History in the Page

Parchment being prepared from a stretched goatskin

Parchment being prepared from a stretched goatskin

Brief background:  Parchment used to be made from animal skins (see animation here).  Indeed the page sizes used (folio, quarto) were based on the size of a rectangle cut (usually) from sheepskins.

What they’ve done:  Scientists from Dublin and York have taken fragments from two English parchments, one 17th and one 18th century, extracted DNA, sequenced it, and identified its source.

What techniques they used: DNA and proteins from the parchment were extracted and sequenced to identify their origin.

  • DNA sequencing was carried out using what are called Next Generation Sequencing technologies (animation) – incredibly fast sequencing of tiny fragments of DNA, that can be matched to complete genomes that have previously been sequenced and are present in genome databases
  • Protein sequencing was achieved using a technique called MALDI-TOF mass spectrometry: proteins are broken using specific proteases into small fragments that are sized very accurately using this methodology. A computer then identifies what combinations of amino acid each fragment contains, and by comparing to known proteins, and possible fragments that could be produced using that protease, they can be identified.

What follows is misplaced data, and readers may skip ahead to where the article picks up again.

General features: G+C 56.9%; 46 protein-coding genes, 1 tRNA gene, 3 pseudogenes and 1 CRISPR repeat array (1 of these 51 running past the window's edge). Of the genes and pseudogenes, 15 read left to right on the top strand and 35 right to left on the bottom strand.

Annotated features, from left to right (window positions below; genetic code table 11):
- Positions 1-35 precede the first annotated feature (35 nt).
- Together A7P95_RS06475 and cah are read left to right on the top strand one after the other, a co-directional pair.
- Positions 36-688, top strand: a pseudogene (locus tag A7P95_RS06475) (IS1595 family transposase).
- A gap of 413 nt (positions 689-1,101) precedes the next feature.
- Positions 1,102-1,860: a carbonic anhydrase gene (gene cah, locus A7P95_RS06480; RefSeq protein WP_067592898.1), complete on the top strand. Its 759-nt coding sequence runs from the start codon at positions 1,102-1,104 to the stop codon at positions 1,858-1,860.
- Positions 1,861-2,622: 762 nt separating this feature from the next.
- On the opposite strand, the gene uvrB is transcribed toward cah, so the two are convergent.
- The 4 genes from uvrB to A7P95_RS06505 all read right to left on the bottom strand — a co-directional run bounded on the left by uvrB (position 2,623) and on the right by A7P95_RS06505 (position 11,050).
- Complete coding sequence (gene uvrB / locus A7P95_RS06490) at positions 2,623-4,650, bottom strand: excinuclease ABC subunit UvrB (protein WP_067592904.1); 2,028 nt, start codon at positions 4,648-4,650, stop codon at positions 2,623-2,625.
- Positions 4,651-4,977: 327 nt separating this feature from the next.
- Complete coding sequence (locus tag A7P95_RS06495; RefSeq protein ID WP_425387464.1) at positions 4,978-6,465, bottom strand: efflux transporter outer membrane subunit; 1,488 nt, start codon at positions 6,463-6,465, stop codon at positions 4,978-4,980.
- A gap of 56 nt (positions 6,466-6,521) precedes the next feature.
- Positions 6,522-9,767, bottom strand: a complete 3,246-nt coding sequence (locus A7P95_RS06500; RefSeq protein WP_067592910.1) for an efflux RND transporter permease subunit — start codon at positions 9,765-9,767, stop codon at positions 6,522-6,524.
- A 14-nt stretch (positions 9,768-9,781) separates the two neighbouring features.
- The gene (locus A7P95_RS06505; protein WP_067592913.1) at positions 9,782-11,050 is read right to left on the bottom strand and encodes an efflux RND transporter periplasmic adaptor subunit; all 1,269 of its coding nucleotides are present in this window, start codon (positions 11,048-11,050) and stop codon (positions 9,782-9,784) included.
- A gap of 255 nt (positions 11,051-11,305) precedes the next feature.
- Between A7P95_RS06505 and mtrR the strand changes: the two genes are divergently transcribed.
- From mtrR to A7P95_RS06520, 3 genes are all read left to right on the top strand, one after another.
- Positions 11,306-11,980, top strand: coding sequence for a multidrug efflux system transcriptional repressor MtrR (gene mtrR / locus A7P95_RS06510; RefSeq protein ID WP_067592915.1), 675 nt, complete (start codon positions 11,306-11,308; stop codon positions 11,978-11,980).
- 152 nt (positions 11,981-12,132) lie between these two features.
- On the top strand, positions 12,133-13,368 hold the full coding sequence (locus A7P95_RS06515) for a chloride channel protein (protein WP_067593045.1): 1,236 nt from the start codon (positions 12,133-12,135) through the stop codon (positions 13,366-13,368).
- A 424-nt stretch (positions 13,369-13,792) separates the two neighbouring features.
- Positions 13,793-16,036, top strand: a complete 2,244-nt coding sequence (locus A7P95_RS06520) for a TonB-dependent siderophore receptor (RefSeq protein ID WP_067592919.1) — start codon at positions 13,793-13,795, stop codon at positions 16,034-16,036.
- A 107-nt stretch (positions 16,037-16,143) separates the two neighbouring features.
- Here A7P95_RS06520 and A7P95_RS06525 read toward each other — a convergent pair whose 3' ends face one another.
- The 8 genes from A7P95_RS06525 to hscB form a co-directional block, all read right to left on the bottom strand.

What they found: Both parchments were shown to come from sheep, and they could tentatively identify the earlier one as a northern hill sheep, and the later one as an ‘improved’ breed that became more widely bred at that time. They managed to get sequence approaching 10% of each whole genome.

Why this is interesting: This is partly a technical proof of principle, that this is possible. Not only was it successful, but the different sheep breeds identified can be linked back to historical events at the time.     

Figure from paper showing how sequence from parchment matches current sheep breeds (warmer colours = more similar), indicating that they are different from each other (reproduced under  Creative Commons license )

Figure from paper showing how sequence from parchment matches current sheep breeds (warmer colours = more similar), indicating that they are different from each other (reproduced under Creative Commons license)